“We write to taste life twice, in the moment and in retrospect.” ― Anaïs Nin
Many of the things I write in this journal, I write to remember. Not just as a place to preserve moments and photographs for the future (although there is that), but the very act of writing it down is a way to relive the experience, transferring it onto the page.
Earlier this month I went to New York to visit my friend, Nancy Hightower. Part of that visit was a party we had been planning together over the last few months: A 12th Night Midwinter Masque at the fabulous East Village townhome she rents from fellow writer, David Edison.
On our invitation, here’s how we described the evening:
At All Hallow’s Eve, the doorway in between the worlds is opened, beginning a season of magic, of faerie revelry, of dreams and inspiration. With the winter solstice and the lengthening of days, that season of liminal spaces begins to close, marked by Twelfth Night, an end to the holiday season and a final faerie celebration. We invite you to dress in your favorite holiday finery, don a mask (or you can choose one at the door), and enter the liminal space for one final magical celebration.
An air of anticipation swept across the facebook pages of friends. As the date approached, people posted photos of their masks–some elaborate, some whimsical. In the dark, gray space after the holidays, people seemed to be looking for a little magic. I was.
An article by eco-journalist Russel McLendon circulated earlier this winter introduced many Americans to the Danish tradition of “hygge“:
Denmark endures dreary winters with the help of an arcane cultural concept known as “hygge.” It’s not an easy word for outsiders to pronounce — it sounds sort of like HYU-gah — and it’s even harder to translate. Hygge apparently has no direct analogue in English, and related words like “coziness,” “togetherness” and “well-being” only cover a fraction of its nebulous definition.
I love this concept. I love the opportunity to create an inviting space where people can celebrate togetherness and coziness. I like to think that our Masque was a hygge, something many of us need in the cold of winter. Nancy and I had frequent online chats to discuss decorations, ways to transform the apartment into a winter fairyland.
Friends made plans to come in from out of town: Philadelphia, Boston, Washington D.C., Dallas. David Edison decided to attend at the last minute, flying in from San Francisco. Everything was coming together.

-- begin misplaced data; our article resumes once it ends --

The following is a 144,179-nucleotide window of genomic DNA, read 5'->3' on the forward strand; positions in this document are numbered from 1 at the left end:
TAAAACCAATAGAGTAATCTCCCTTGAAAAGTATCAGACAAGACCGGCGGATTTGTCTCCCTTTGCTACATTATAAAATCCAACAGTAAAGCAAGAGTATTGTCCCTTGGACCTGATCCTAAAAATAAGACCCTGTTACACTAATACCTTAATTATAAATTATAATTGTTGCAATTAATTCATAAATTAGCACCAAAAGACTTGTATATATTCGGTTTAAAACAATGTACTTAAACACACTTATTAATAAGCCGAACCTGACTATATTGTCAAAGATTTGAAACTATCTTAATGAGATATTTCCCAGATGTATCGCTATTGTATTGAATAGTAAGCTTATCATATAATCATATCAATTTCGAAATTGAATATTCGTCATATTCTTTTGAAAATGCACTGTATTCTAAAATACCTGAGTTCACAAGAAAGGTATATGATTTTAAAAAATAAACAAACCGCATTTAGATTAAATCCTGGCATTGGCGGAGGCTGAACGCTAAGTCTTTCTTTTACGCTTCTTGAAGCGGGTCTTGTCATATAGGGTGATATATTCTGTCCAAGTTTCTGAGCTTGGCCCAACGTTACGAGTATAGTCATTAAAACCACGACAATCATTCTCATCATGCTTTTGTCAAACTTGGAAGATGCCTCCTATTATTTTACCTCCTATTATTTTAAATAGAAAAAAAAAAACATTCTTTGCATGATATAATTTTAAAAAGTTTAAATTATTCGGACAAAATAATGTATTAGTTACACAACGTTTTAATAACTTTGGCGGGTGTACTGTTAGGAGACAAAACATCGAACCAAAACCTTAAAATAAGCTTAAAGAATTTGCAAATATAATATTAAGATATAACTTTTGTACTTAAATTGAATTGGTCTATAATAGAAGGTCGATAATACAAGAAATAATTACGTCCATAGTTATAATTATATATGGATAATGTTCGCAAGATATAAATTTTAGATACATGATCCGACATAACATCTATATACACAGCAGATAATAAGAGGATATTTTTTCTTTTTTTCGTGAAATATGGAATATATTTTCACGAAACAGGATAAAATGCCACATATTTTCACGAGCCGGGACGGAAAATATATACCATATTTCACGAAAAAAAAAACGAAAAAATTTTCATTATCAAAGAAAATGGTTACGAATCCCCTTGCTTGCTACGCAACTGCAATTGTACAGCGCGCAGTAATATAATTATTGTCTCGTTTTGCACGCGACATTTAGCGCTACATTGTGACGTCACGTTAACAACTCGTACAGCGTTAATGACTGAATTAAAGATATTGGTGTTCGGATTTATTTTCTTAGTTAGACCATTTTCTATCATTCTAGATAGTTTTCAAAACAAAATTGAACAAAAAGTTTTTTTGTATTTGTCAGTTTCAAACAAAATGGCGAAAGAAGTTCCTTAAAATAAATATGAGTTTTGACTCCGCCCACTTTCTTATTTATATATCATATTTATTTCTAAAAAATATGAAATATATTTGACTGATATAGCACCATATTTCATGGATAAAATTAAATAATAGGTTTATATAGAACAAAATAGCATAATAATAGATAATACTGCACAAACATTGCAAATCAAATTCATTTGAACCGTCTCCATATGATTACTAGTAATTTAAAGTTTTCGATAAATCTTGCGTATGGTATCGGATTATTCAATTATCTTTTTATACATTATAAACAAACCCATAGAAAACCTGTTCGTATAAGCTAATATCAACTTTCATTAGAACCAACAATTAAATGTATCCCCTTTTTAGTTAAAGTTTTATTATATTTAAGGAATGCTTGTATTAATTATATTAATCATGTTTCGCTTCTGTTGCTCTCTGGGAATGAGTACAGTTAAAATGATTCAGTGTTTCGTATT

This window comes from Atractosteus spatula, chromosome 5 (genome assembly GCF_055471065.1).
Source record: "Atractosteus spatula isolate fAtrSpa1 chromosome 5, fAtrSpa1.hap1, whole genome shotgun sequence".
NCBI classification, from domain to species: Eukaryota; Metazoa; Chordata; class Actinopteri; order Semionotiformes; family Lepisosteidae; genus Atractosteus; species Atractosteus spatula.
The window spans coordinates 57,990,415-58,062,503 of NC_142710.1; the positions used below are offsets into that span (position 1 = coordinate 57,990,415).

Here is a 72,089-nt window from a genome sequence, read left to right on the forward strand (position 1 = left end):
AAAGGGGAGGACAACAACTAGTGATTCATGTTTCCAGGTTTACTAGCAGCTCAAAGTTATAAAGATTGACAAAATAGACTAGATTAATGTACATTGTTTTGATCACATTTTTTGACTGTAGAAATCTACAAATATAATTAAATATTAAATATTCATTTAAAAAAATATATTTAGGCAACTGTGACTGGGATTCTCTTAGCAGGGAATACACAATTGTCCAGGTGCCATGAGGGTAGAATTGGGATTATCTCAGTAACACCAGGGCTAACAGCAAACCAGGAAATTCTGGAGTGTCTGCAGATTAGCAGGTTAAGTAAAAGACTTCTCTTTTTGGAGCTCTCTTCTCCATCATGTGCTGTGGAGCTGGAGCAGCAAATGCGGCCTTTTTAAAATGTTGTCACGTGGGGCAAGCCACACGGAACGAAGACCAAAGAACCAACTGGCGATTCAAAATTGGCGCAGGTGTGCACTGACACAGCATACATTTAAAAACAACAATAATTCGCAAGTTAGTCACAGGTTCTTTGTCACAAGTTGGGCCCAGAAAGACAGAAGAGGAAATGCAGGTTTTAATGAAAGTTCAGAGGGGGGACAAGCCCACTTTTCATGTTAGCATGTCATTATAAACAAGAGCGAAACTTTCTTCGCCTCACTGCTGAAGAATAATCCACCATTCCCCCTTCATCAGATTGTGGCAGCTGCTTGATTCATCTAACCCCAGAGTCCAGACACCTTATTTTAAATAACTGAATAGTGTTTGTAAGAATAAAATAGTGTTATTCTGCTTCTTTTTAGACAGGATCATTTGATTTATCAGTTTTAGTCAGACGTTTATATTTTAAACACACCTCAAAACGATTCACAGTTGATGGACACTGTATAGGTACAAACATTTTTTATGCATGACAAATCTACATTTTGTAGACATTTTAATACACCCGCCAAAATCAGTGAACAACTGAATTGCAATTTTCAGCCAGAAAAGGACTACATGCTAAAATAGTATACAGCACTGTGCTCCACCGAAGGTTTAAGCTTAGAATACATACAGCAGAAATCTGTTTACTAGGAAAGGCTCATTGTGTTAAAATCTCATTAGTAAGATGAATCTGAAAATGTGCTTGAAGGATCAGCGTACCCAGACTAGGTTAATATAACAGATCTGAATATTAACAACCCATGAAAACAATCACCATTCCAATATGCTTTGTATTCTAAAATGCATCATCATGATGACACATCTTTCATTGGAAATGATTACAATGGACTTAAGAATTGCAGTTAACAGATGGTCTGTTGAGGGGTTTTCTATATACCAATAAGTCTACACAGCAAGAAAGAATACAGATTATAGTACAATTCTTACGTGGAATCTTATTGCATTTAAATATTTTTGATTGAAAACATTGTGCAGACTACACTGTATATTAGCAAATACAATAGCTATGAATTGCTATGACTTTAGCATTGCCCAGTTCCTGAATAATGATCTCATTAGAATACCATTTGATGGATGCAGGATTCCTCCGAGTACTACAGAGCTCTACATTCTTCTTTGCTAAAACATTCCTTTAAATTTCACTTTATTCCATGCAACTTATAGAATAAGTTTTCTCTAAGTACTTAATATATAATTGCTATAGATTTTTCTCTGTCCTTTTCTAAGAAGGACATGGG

Then snowstorms and freezing temperatures hit the Midwest and East Coast.
After a few hours of delay, I thankfully managed to fly out of O’Hare before the storm hit NYC. That night Nancy and I stayed up until the wee hours hanging snowflakes and stringing white lights, creativity punctuated with much needed laughter (and delirium).
Other friends had to adjust their travel plans because of the weather, but everyone made it! Theodora Goss came in from Boston and Brooke Bolander made it from Texas.
The four us put the final touches on the party: preparing food, setting out drinks, lighting candles.
A few more friends arrived early to lend a hand, and the magic took over.
With the snow and the cold, we weren’t sure just how many people would venture out, let alone dress up and wear masks. We hoped that they would all find places to sit and gather, taking advantage of all three floors.
Trudging through the snow, on buses and trains, our guests arrived.
Nearly all were bemasked. Many arrived already in costume, while others came bundled up with clothes to change into.
The doorbell kept ringing and groups kept appeared at the door. Like the TARDIS, David’s apartment seemed to swell inside to accommodate everyone.
After most people arrived and settled in, Nancy and I could finally relax and enjoy the company assembled, and what a fabulous, motley group it was!
Hours flew by in a glittery haze of masks and laughter, eating and drinking, talking and sparkling.
As our guests left, we invited them to take a key and write upon the attached wooden tag what they would like to unlock in 2014–a small way of bringing home a little of the magic of the Masque, a talisman for the year ahead.
Then, in the early hours of the morning, those who remained sat on the softest of rugs and finished off muskat and marshmallows, chocolates and vodka.
The Masque was a wonderful gathering of writers, editors, artists, musicians, witches, and wanderers; and together I think we succeeded in transforming the apartment into an otherworldly realm.
For those of us who so often dwell in the fantastic landscapes of our own imaginations, it was nice to have a cozy space where we could gather together with our creative tribe to escape the winter.
In Charlotte’s Web, E.B. White writes, “It is not often that someone comes along who is a true friend and a good writer.” Such true words in that children’s book. At the Masque, I had the good fortune of being in the company of several people who are both of those things. For that I am so grateful, and I look forward to the next time we are together.